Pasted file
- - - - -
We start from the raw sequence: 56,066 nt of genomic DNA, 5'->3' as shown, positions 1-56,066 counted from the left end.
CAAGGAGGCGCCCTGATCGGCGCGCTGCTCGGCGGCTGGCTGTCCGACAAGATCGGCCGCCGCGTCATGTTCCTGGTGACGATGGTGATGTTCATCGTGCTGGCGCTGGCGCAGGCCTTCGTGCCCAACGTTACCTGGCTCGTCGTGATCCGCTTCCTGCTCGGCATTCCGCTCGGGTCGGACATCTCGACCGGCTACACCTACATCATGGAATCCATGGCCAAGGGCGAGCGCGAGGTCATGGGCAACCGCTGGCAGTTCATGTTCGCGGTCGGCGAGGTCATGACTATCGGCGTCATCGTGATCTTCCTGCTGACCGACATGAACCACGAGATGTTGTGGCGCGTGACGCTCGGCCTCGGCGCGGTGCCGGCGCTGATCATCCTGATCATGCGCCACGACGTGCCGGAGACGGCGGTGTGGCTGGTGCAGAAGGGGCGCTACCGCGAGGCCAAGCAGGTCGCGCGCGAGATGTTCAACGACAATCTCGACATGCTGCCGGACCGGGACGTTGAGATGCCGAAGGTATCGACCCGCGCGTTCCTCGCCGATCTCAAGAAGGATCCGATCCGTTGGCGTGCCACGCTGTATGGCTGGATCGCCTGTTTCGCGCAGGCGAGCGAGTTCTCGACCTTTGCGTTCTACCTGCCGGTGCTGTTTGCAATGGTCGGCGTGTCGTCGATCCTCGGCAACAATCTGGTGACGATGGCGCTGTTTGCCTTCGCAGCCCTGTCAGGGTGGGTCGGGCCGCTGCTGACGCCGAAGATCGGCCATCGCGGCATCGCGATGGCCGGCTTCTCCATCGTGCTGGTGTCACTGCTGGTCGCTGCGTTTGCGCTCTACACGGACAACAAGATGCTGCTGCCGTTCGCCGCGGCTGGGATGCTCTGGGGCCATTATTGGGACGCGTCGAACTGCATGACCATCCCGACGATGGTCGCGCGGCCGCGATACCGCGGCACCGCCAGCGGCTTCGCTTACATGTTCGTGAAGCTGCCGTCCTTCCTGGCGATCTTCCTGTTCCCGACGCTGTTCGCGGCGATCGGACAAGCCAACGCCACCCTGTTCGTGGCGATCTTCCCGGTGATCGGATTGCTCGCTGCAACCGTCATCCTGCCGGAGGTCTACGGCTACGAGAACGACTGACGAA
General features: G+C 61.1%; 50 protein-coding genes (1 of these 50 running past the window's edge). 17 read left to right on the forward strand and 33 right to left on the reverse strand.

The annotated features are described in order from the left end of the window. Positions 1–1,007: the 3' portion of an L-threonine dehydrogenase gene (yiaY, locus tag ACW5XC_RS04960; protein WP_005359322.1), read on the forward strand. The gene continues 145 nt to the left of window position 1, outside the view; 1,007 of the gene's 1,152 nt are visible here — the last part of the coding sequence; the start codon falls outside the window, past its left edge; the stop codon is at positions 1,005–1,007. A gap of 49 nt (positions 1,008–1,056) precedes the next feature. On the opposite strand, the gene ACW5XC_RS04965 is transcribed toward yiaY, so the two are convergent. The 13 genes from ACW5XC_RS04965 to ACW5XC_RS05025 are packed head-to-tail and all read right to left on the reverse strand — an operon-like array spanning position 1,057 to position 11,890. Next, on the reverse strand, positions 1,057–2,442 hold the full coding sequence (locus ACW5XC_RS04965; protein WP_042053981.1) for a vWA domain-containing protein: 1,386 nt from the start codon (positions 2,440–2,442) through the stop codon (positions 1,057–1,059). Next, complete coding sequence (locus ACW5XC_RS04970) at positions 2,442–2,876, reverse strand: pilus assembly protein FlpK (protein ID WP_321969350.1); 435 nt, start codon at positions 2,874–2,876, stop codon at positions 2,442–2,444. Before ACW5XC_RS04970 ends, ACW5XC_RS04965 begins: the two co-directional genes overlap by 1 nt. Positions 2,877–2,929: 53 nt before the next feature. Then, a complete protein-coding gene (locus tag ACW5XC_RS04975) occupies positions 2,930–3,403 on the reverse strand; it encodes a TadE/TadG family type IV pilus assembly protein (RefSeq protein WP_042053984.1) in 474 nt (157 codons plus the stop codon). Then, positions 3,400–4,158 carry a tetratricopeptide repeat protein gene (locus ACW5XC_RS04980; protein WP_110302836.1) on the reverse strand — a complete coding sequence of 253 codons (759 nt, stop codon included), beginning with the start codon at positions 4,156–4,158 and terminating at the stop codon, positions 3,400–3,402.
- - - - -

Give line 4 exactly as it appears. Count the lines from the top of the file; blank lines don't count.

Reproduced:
The annotated features are described in order from the left end of the window. Positions 1–1,007: the 3' portion of an L-threonine dehydrogenase gene (yiaY, locus tag ACW5XC_RS04960; protein WP_005359322.1), read on the forward strand. The gene continues 145 nt to the left of window position 1, outside the view; 1,007 of the gene's 1,152 nt are visible here — the last part of the coding sequence; the start codon falls outside the window, past its left edge; the stop codon is at positions 1,005–1,007. A gap of 49 nt (positions 1,008–1,056) precedes the next feature. On the opposite strand, the gene ACW5XC_RS04965 is transcribed toward yiaY, so the two are convergent. The 13 genes from ACW5XC_RS04965 to ACW5XC_RS05025 are packed head-to-tail and all read right to left on the reverse strand — an operon-like array spanning position 1,057 to position 11,890. Next, on the reverse strand, positions 1,057–2,442 hold the full coding sequence (locus ACW5XC_RS04965; protein WP_042053981.1) for a vWA domain-containing protein: 1,386 nt from the start codon (positions 2,440–2,442) through the stop codon (positions 1,057–1,059). Next, complete coding sequence (locus ACW5XC_RS04970) at positions 2,442–2,876, reverse strand: pilus assembly protein FlpK (protein ID WP_321969350.1); 435 nt, start codon at positions 2,874–2,876, stop codon at positions 2,442–2,444. Before ACW5XC_RS04970 ends, ACW5XC_RS04965 begins: the two co-directional genes overlap by 1 nt. Positions 2,877–2,929: 53 nt before the next feature. Then, a complete protein-coding gene (locus tag ACW5XC_RS04975) occupies positions 2,930–3,403 on the reverse strand; it encodes a TadE/TadG family type IV pilus assembly protein (RefSeq protein WP_042053984.1) in 474 nt (157 codons plus the stop codon). Then, positions 3,400–4,158 carry a tetratricopeptide repeat protein gene (locus ACW5XC_RS04980; protein WP_110302836.1) on the reverse strand — a complete coding sequence of 253 codons (759 nt, stop codon included), beginning with the start codon at positions 4,156–4,158 and terminating at the stop codon, positions 3,400–3,402.